Kabaddi Your Body

Ancient Indian Sport Takes Tournament to LaSalle

  • The raider [right] attempts to escape from a group of stoppers. Photo Nirmal Bal

The wind silently blows sand off the turf as a barefooted, bare-chested and well-built man with arms spread wide, crouched low to the ground, faces four players of the opposing team in fierce competition.

The supple player, called the raider, peers into the eyes of the four defenders, commonly referred to as stoppers. His challenge is to touch one of his four opponents and score a point by returning to his base. It sounds like a game of tag at first, however the real test begins when one of the four stoppers, once touched or tagged, attempts to stop the raider in any way possible.

The raider feints to the right, then swipes at the far left stopper, who leaps back, avoiding the tag. Simultaneously, the centre stopper leaps forward and tackles the raider at the knees. They struggle, but this time the raider breaks free and hastily retreats. The stopper continues to give chase—to no avail as the raider returns to his base.

The point goes to the raider’s team, who will now defend against the opposing team’s arriving raider.

To an unknown bystander, the 4,000-year-old game of Kabaddi would appear to be more of a rural fight between men rather than a sport. A simple yet demanding game, Kabaddi has been played for thousands of years by rural Southeastern Asians, especially in the Punjab—a Northwestern state of India—where it is considered the official state sport. The game’s popularity in rural India can be explained by the relative simplicity of the rules and to the fact that it requires no expensive or sophisticated equipment.

Kabaddi is played all over Asia with minor variations.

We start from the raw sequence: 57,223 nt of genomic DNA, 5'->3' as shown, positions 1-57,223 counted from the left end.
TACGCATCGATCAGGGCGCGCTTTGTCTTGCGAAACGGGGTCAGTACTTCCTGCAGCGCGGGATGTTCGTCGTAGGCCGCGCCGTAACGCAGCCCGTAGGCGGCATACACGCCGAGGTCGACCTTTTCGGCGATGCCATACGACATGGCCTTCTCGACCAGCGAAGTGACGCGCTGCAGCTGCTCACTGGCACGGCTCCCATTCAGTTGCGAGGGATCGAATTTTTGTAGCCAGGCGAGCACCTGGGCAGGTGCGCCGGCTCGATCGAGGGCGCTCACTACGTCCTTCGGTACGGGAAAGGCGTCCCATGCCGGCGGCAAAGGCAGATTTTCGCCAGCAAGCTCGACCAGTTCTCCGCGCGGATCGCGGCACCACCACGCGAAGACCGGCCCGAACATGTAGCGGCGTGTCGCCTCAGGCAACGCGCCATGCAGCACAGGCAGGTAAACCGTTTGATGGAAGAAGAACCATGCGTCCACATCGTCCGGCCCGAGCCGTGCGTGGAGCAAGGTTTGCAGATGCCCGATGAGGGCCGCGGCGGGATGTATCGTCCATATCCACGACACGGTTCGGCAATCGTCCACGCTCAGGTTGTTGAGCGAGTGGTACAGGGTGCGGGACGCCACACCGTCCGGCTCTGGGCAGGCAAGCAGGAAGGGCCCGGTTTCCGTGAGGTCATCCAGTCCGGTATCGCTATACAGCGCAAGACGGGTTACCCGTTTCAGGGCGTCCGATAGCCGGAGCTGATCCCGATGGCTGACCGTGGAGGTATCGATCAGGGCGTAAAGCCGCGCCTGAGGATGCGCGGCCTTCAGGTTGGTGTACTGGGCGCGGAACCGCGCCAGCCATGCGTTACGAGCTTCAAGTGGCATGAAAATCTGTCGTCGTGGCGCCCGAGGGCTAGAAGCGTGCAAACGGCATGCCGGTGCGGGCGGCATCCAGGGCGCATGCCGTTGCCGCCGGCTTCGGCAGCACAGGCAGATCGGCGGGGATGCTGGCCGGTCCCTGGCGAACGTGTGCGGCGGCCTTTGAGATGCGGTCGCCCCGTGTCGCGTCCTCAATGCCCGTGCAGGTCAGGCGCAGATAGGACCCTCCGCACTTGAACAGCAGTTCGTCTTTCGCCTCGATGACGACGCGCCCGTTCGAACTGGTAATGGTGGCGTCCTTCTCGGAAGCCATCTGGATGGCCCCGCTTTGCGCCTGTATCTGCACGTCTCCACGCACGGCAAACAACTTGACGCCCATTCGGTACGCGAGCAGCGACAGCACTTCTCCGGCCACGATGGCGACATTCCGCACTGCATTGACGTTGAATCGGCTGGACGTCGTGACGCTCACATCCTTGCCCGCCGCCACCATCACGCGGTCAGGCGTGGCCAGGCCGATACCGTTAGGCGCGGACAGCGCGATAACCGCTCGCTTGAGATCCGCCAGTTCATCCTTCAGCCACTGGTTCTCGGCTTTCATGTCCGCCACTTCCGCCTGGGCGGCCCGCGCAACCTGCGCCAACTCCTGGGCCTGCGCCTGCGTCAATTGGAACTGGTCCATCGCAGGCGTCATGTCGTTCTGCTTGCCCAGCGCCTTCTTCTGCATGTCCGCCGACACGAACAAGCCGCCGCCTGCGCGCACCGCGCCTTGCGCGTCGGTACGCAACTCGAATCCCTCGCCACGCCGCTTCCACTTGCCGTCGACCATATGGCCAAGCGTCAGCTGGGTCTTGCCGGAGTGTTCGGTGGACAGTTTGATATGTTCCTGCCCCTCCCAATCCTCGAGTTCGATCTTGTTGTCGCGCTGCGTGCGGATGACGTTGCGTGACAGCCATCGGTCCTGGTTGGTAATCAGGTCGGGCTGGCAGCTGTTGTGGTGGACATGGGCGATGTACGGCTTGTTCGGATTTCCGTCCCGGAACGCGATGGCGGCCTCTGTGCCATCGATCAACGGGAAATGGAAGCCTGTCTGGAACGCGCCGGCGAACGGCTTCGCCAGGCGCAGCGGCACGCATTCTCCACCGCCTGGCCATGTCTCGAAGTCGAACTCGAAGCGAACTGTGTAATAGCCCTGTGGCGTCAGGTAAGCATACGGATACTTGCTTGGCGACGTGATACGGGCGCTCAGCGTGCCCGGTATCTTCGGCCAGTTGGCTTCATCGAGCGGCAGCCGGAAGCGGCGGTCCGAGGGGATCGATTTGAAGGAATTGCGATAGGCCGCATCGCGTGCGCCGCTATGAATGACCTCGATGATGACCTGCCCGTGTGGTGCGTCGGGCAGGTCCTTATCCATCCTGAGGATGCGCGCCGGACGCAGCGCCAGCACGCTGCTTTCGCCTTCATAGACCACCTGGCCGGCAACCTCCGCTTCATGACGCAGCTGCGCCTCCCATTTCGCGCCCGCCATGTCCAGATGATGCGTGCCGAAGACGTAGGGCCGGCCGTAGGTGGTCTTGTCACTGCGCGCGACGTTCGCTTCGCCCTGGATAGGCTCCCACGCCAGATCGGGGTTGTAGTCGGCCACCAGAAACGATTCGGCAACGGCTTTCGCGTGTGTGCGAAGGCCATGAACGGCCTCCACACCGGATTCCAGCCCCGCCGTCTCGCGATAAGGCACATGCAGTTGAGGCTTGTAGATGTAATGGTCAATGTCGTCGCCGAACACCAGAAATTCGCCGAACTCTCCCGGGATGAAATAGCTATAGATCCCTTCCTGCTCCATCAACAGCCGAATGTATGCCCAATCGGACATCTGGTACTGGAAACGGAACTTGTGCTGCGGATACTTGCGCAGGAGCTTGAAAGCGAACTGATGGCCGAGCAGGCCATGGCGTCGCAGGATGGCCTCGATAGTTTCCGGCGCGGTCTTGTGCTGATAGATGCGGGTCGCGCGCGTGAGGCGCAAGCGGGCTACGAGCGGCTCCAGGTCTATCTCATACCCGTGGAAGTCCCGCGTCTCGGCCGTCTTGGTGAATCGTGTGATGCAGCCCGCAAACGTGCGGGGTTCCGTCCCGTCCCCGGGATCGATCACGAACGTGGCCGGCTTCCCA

The two teams battle for the higher score, alternating defence and offence. Consisting of two 20-minute halves, the team winning the initial coin toss sends a raider into the opponent’s half, where his aim is to touch one of the stoppers on the opposing side and return to his court within 30 seconds of entering the half.

The stopper, whom the raider touches, will then attempt to stall and impede the raider from returning to his side of the court within the 30 seconds. If the raider cannot return to his court within the time limit, the point is awarded to the stopper’s team.

Each team alternates in sending a player into the opponent’s court. If a player goes out of bounds during the course of the play or if any part of his body touches the ground outside the boundary, he will be ruled out and give up the point to the opposing team.

On July 24 and 25, a Kabaddi tournament was organized by various Indo-Canadian and Punjabi-Canadian Organizations in LaSalle to promote the sport in Quebec.

Along with Kabaddi, soccer, volleyball and track and field competitions were also organized for younger children to encourage athletic involvement as part of healthier lifestyles.

Kabaddi brings to mind childhood memories for Malwinder Chahal, one of the spectators at this event.

“I’ve been here [in Montreal] over 30 years. When my children watch the Canadiens’ [hockey] matches, I tell them, when we were little in India, this is the sport we used to watch,” he said.

The tournament was hailed as a great success by the organizers, as an estimated 800 people were present to watch the matches unfold. Teams from across Montreal, Ontario and California were present and a first place prize of $10,000 was awarded to the Kesri Punjab Club—an international Kabaddi club originating from Punjab, India.

People of all ages, mostly tandems of fathers and sons, as well as groups of younger men, sat in the stands to watch the action. Like in any sport, the more passionate fans on hand debated the ongoing match and sometimes protested calls made by the referee.

“[About] 99.9 per cent of the people watching are men,” explained one of the organizers of the tournament. “It is a ‘man’s game’ with a lot [of] physical action. Girls for some reason don’t come in large numbers. It is like wrestling, you know?”

Kabaddi is not limited to only men, though. In India, there are a growing number of female teams.

“It’s a tough, tough sport,” said Manjeet Aulakh, a younger player from the under-21 side. “You have to play almost nonstop [for 20 minutes in] each half and the pace is relentless.”

That seemed all the more evident as many players sported bandages and braces around their ankles, knees and shoulders, to protect injuries garnered mostly from past battles.

“But I still love it,” continued Aulakh.” Just the tradition behind the game means so much to me and my family. I love this sport.”

This article originally appeared in The Link Volume 31, Issue 02, published August 24, 2010.

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